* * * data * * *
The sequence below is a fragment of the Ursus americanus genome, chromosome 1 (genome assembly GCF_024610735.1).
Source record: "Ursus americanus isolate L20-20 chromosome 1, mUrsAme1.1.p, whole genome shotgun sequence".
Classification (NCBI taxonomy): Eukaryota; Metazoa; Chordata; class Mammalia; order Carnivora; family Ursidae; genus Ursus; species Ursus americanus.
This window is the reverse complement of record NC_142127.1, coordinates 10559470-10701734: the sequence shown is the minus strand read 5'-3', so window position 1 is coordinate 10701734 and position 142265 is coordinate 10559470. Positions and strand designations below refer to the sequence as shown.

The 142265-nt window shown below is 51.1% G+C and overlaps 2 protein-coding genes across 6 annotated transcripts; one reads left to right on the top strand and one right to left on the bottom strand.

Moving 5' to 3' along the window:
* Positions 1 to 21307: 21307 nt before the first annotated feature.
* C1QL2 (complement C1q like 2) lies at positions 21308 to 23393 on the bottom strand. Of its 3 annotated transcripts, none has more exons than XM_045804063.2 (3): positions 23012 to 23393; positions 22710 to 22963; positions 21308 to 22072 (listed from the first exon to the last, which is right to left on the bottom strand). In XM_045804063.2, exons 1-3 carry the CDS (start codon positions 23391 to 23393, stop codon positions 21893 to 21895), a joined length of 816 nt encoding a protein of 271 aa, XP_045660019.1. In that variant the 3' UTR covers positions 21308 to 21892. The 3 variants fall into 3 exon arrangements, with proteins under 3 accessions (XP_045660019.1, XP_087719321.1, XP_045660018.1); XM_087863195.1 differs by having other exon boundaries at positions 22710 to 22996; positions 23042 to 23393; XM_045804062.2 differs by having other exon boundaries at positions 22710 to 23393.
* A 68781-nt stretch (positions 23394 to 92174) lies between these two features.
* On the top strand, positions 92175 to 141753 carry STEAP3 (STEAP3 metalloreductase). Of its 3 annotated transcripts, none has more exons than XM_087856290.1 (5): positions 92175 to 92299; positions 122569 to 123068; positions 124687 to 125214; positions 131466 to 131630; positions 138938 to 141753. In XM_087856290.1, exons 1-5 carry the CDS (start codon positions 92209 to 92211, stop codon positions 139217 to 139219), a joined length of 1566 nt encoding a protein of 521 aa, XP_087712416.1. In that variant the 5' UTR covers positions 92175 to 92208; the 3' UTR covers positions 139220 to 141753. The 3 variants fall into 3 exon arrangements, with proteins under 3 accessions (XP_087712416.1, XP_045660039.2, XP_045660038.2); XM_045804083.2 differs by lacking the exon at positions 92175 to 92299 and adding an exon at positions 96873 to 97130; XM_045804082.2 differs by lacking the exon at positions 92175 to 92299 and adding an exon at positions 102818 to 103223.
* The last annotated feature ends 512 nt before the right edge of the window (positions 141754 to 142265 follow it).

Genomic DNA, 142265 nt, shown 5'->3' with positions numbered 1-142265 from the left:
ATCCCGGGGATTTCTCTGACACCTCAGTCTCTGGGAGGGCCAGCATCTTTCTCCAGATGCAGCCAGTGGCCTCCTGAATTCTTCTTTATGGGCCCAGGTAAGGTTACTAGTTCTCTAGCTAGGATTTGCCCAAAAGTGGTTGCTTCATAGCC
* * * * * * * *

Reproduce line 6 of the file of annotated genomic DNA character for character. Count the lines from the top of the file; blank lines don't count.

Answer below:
Moving 5' to 3' along the window: